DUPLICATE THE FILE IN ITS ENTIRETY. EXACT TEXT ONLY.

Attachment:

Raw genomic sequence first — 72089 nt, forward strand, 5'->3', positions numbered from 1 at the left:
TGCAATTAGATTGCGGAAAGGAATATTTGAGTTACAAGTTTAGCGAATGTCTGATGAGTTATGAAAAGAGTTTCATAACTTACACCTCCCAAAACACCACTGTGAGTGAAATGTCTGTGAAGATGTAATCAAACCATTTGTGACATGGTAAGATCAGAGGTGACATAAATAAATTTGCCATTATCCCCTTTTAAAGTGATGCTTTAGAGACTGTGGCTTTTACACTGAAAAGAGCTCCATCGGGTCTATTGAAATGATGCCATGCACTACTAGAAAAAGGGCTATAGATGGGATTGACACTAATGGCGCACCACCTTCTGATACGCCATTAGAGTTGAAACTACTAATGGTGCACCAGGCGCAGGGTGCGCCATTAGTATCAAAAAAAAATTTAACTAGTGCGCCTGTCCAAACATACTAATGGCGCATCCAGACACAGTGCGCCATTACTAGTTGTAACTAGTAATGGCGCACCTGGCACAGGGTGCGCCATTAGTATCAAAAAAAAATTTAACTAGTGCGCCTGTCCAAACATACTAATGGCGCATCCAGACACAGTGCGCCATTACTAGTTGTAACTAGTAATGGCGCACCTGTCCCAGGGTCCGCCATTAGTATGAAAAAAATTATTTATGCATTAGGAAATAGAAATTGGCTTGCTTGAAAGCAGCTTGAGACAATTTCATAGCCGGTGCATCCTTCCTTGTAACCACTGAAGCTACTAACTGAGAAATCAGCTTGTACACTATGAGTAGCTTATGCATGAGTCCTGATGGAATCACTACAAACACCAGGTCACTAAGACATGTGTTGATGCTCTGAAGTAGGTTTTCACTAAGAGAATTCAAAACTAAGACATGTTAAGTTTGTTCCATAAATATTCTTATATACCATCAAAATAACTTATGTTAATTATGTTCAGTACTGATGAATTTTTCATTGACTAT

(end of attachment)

Raw genomic sequence first — 72089 nt, forward strand, 5'->3', positions numbered from 1 at the left:
TGCAATTAGATTGCGGAAAGGAATATTTGAGTTACAAGTTTAGCGAATGTCTGATGAGTTATGAAAAGAGTTTCATAACTTACACCTCCCAAAACACCACTGTGAGTGAAATGTCTGTGAAGATGTAATCAAACCATTTGTGACATGGTAAGATCAGAGGTGACATAAATAAATTTGCCATTATCCCCTTTTAAAGTGATGCTTTAGAGACTGTGGCTTTTACACTGAAAAGAGCTCCATCGGGTCTATTGAAATGATGCCATGCACTACTAGAAAAAGGGCTATAGATGGGATTGACACTAATGGCGCACCACCTTCTGATACGCCATTAGAGTTGAAACTACTAATGGTGCACCAGGCGCAGGGTGCGCCATTAGTATCAAAAAAAAATTTAACTAGTGCGCCTGTCCAAACATACTAATGGCGCATCCAGACACAGTGCGCCATTACTAGTTGTAACTAGTAATGGCGCACCTGGCACAGGGTGCGCCATTAGTATCAAAAAAAAATTTAACTAGTGCGCCTGTCCAAACATACTAATGGCGCATCCAGACACAGTGCGCCATTACTAGTTGTAACTAGTAATGGCGCACCTGTCCCAGGGTCCGCCATTAGTATGAAAAAAATTATTTATGCATTAGGAAATAGAAATTGGCTTGCTTGAAAGCAGCTTGAGACAATTTCATAGCCGGTGCATCCTTCCTTGTAACCACTGAAGCTACTAACTGAGAAATCAGCTTGTACACTATGAGTAGCTTATGCATGAGTCCTGATGGAATCACTACAAACACCAGGTCACTAAGACATGTGTTGATGCTCTGAAGTAGGTTTTCACTAAGAGAATTCAAAACTAAGACATGTTAAGTTTGTTCCATAAATATTCTTATATACCATCAAAATAACTTATGTTAATTATGTTCAGTACTGATGAATTTTTCATTGACTAT